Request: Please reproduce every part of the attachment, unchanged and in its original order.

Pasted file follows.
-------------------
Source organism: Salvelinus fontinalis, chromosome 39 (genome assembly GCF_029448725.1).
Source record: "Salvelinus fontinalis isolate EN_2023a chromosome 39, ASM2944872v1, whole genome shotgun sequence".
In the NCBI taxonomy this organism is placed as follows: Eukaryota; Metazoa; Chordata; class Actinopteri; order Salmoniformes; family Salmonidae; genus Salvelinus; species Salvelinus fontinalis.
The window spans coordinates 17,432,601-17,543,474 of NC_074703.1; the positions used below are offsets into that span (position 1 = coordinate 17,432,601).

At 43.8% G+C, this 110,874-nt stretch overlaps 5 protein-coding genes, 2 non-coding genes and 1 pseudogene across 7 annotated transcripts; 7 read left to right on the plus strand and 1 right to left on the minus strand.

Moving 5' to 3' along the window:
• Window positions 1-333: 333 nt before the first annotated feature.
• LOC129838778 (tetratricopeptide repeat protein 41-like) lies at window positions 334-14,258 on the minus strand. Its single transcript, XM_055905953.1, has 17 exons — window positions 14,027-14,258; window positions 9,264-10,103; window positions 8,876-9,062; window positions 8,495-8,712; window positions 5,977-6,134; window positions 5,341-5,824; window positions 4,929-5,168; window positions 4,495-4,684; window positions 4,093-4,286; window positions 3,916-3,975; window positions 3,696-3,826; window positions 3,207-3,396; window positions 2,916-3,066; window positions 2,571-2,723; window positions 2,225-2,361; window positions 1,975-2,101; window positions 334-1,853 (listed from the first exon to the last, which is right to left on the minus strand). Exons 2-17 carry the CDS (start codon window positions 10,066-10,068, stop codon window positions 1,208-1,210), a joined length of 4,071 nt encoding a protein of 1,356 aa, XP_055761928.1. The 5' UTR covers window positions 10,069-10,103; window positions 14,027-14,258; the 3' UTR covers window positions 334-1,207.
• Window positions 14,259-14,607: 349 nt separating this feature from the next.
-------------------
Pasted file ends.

Source organism: Salvelinus fontinalis, chromosome 39 (genome assembly GCF_029448725.1).
Source record: "Salvelinus fontinalis isolate EN_2023a chromosome 39, ASM2944872v1, whole genome shotgun sequence".
In the NCBI taxonomy this organism is placed as follows: Eukaryota; Metazoa; Chordata; class Actinopteri; order Salmoniformes; family Salmonidae; genus Salvelinus; species Salvelinus fontinalis.
The window spans coordinates 17,432,601-17,543,474 of NC_074703.1; the positions used below are offsets into that span (position 1 = coordinate 17,432,601).

At 43.8% G+C, this 110,874-nt stretch overlaps 5 protein-coding genes, 2 non-coding genes and 1 pseudogene across 7 annotated transcripts; 7 read left to right on the plus strand and 1 right to left on the minus strand.

Moving 5' to 3' along the window:
• Window positions 1-333: 333 nt before the first annotated feature.
• LOC129838778 (tetratricopeptide repeat protein 41-like) lies at window positions 334-14,258 on the minus strand. Its single transcript, XM_055905953.1, has 17 exons — window positions 14,027-14,258; window positions 9,264-10,103; window positions 8,876-9,062; window positions 8,495-8,712; window positions 5,977-6,134; window positions 5,341-5,824; window positions 4,929-5,168; window positions 4,495-4,684; window positions 4,093-4,286; window positions 3,916-3,975; window positions 3,696-3,826; window positions 3,207-3,396; window positions 2,916-3,066; window positions 2,571-2,723; window positions 2,225-2,361; window positions 1,975-2,101; window positions 334-1,853 (listed from the first exon to the last, which is right to left on the minus strand). Exons 2-17 carry the CDS (start codon window positions 10,066-10,068, stop codon window positions 1,208-1,210), a joined length of 4,071 nt encoding a protein of 1,356 aa, XP_055761928.1. The 5' UTR covers window positions 10,069-10,103; window positions 14,027-14,258; the 3' UTR covers window positions 334-1,207.
• Window positions 14,259-14,607: 349 nt separating this feature from the next.